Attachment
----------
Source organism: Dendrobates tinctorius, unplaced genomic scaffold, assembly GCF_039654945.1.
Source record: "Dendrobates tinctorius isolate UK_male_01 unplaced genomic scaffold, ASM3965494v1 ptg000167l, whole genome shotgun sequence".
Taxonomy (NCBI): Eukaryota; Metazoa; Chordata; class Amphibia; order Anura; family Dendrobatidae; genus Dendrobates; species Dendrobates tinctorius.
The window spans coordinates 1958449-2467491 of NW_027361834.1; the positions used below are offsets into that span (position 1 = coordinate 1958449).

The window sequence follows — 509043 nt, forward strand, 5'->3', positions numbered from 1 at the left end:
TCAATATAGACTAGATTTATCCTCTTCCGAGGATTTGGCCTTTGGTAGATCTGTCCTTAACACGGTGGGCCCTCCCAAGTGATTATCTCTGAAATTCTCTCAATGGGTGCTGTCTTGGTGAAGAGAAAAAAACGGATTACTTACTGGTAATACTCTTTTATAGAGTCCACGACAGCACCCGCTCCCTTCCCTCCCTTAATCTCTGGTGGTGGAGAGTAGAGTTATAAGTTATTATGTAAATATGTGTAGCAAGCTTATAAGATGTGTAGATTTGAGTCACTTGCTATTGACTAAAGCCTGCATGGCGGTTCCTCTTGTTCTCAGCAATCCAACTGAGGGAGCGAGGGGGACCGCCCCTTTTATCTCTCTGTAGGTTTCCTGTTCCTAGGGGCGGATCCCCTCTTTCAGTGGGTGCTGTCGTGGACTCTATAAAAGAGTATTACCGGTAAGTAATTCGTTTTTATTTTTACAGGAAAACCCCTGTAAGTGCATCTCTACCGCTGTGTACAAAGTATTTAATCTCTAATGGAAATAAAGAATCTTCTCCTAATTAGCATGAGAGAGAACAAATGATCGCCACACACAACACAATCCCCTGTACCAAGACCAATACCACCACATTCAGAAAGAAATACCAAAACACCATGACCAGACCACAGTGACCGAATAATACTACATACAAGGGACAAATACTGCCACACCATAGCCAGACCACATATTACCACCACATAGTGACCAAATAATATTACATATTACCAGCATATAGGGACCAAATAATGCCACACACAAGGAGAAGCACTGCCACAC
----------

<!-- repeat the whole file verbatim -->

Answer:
Source organism: Dendrobates tinctorius, unplaced genomic scaffold, assembly GCF_039654945.1.
Source record: "Dendrobates tinctorius isolate UK_male_01 unplaced genomic scaffold, ASM3965494v1 ptg000167l, whole genome shotgun sequence".
Taxonomy (NCBI): Eukaryota; Metazoa; Chordata; class Amphibia; order Anura; family Dendrobatidae; genus Dendrobates; species Dendrobates tinctorius.
The window spans coordinates 1958449-2467491 of NW_027361834.1; the positions used below are offsets into that span (position 1 = coordinate 1958449).

The window sequence follows — 509043 nt, forward strand, 5'->3', positions numbered from 1 at the left end:
TCAATATAGACTAGATTTATCCTCTTCCGAGGATTTGGCCTTTGGTAGATCTGTCCTTAACACGGTGGGCCCTCCCAAGTGATTATCTCTGAAATTCTCTCAATGGGTGCTGTCTTGGTGAAGAGAAAAAAACGGATTACTTACTGGTAATACTCTTTTATAGAGTCCACGACAGCACCCGCTCCCTTCCCTCCCTTAATCTCTGGTGGTGGAGAGTAGAGTTATAAGTTATTATGTAAATATGTGTAGCAAGCTTATAAGATGTGTAGATTTGAGTCACTTGCTATTGACTAAAGCCTGCATGGCGGTTCCTCTTGTTCTCAGCAATCCAACTGAGGGAGCGAGGGGGACCGCCCCTTTTATCTCTCTGTAGGTTTCCTGTTCCTAGGGGCGGATCCCCTCTTTCAGTGGGTGCTGTCGTGGACTCTATAAAAGAGTATTACCGGTAAGTAATTCGTTTTTATTTTTACAGGAAAACCCCTGTAAGTGCATCTCTACCGCTGTGTACAAAGTATTTAATCTCTAATGGAAATAAAGAATCTTCTCCTAATTAGCATGAGAGAGAACAAATGATCGCCACACACAACACAATCCCCTGTACCAAGACCAATACCACCACATTCAGAAAGAAATACCAAAACACCATGACCAGACCACAGTGACCGAATAATACTACATACAAGGGACAAATACTGCCACACCATAGCCAGACCACATATTACCACCACATAGTGACCAAATAATATTACATATTACCAGCATATAGGGACCAAATAATGCCACACACAAGGAGAAGCACTGCCACAC